Stonewall celebrates coming out day
TNE Editor

Stonewall celebrates coming out day

Published 10/5/18

Sebastian Cooper

TNE Writer

The Stonewall Equality Alliance is an organization dedicated to providing a space where LGBTQ individuals can come together and discuss advocacy on campus. The organization is open to any sexual orientation, gender identity, race, creed and ethnicity. The mission of Stonewall is to create conversations concerning LGBTQ life on campus and potential social activism that could extend from those conversations.

The coming out process is a phrase acknowledged by many within the LGBTQ community as the moment an individual transitions from societal standards to the person they were meant to be. Those that identify as LGBTQ have had to come out to love ones, friends, peers and family. This process can be harmful because some who identify as LGBTQ face discrimination, eviction from housing, loss of family support, loss of employment, loss of friends and in some cases, the loss of life.

“Coming out is a personal decision that can only be made by the individual,” said Hannah Emberton, Stonewall public relations chair. “This is important by allowing someone to come to terms with a life that does not align with societal norms. It can be alienating and scary for most individuals if they do not have a strong support system. If a person comes out to another individual be loving, listen and hold it in confidence.”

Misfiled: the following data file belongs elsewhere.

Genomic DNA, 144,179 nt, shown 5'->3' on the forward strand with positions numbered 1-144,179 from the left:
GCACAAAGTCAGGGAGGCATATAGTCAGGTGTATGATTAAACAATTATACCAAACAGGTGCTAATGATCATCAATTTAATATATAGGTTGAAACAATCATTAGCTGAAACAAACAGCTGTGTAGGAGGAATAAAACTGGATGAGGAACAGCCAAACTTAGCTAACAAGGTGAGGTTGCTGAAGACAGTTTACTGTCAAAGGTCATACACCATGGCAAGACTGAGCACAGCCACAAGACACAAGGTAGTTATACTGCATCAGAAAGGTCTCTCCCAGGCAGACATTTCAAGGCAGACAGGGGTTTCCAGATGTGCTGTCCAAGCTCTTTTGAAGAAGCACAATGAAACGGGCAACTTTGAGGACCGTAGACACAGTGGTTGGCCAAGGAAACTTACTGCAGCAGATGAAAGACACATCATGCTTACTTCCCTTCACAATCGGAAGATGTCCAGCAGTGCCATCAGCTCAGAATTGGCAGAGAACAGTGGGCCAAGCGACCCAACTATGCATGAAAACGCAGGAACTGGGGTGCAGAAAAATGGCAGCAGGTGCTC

Students who identify as LGBTQ have a support network at NSU. The Office of Diversity and Inclusion is a central guide for outreach concerning LGBTQ campus living and protections. Hawkreach counseling is available for students who have experienced negative situations throughout the coming out process and may need additional support. Those who seek community can join the Stonewall Equality Alliance and become involved with regular social activism.

“Stonewall is like a secondary family for me,” said Alisha Rothrock, Warner sophomore. “Joining SEA made me realize that I am not alone. I have never been judged or treated differently for my sexuality from members within this organization. SEA is probably the most welcoming and inclusive organization on campus.”

Coming out day is recognized on Oct. 11 and is meant to celebrate the authenticity of an individual. Those that identify as LGBTQ are in the coming out process on a daily basis because they come out to new coworkers, new friends or new family members. Often forgotten, allies of the LGBTQ community must come out too when associating moral equality for LGBTQ people.

The Safezone committee, an extension from Diversity & Inclusion, is sponsoring a coming out panel that centers around the coming out process, the outcomes of coming out, LGBTQ statistics, life stories, discussions and a look into the life of an individual who identifies on the LGBTQ spectrum. The panel consists of each panelist introducing themselves, answering questions presented by the moderator and an open question and answer forum. Current panelists include Sam Phillips of Tahlequah, Rebecca Nagle of Tahlequah and Schon Duncan of Stillwell. These individuals are involved in the LGBTQ community and have been advocates for social change.

“When I came out, my grandmother told me to never let anyone else tell me who I should identify as, how I should feel or who I should love” said Sam Phillips, Tahlequah resident. “I am the person I am supposed to be. Her words are what push me when times get difficult.”

The coming out panel is from 6-8 p.m., Oct. 11 in the University Center Morgan room.

For additional information about coming out week, email Emberton at

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